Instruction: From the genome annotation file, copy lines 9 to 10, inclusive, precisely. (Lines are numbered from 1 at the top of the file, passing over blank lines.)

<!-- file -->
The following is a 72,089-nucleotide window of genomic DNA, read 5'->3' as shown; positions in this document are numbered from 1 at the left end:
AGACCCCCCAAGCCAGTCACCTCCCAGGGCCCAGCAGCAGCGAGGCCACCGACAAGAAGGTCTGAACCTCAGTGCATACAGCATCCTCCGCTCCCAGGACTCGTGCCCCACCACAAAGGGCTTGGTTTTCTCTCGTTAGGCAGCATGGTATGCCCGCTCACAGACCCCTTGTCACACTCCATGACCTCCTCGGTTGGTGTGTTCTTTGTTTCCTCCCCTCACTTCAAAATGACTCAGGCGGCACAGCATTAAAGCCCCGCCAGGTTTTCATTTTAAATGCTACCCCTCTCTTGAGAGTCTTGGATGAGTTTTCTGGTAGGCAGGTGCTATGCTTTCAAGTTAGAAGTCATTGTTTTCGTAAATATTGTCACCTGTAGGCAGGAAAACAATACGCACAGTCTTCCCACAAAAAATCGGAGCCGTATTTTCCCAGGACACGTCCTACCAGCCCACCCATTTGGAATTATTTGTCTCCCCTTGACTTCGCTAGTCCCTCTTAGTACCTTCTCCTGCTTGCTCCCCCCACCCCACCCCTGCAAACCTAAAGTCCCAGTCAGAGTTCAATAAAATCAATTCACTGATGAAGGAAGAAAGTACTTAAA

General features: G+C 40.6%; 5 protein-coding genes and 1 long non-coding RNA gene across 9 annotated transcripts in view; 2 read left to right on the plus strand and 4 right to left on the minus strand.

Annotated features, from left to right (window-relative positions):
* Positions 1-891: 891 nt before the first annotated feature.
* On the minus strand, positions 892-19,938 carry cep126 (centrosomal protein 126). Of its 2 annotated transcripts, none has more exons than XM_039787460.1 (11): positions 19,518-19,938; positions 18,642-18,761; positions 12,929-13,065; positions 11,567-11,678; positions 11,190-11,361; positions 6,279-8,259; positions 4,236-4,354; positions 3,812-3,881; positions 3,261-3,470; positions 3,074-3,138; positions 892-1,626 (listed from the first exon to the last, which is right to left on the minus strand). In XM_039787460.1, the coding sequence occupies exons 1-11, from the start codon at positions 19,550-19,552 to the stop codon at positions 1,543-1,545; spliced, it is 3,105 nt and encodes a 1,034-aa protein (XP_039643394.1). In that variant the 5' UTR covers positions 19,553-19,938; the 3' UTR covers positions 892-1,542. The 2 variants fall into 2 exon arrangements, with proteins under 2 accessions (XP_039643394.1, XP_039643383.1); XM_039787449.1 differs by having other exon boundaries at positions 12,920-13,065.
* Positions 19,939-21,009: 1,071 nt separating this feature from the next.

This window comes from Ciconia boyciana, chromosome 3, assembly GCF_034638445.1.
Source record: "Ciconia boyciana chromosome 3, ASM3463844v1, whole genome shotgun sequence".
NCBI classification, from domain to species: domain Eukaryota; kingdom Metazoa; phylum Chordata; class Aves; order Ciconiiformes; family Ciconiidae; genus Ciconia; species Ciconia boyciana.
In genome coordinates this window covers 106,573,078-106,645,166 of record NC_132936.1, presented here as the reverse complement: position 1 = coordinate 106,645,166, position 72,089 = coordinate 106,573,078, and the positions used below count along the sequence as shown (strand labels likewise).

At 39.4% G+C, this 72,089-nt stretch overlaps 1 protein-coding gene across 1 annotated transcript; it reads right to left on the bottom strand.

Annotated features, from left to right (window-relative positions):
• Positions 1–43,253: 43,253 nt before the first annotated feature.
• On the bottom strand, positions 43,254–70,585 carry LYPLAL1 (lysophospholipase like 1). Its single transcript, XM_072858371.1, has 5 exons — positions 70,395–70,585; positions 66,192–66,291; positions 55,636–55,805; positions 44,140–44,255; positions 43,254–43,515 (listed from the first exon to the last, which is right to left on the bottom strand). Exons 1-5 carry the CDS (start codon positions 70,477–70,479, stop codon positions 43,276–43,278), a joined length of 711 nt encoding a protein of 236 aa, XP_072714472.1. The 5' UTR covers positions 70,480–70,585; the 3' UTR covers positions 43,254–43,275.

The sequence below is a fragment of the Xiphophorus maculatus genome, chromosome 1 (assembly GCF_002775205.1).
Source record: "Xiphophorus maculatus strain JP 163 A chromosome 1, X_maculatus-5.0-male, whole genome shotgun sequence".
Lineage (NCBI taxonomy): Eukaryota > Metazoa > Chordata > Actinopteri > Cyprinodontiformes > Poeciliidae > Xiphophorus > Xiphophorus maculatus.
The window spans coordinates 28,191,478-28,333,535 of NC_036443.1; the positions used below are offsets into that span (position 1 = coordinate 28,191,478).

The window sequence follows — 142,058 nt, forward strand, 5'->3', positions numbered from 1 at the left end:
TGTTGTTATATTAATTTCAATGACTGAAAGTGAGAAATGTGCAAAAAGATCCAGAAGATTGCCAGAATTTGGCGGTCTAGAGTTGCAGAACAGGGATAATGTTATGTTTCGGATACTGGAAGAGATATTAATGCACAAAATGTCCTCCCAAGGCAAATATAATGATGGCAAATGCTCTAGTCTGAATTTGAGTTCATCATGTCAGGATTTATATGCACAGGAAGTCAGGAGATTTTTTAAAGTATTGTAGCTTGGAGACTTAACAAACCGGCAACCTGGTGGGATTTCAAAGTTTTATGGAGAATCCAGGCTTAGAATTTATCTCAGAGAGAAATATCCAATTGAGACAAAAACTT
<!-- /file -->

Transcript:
Source record: "Ciconia boyciana chromosome 3, ASM3463844v1, whole genome shotgun sequence".
NCBI classification, from domain to species: domain Eukaryota; kingdom Metazoa; phylum Chordata; class Aves; order Ciconiiformes; family Ciconiidae; genus Ciconia; species Ciconia boyciana.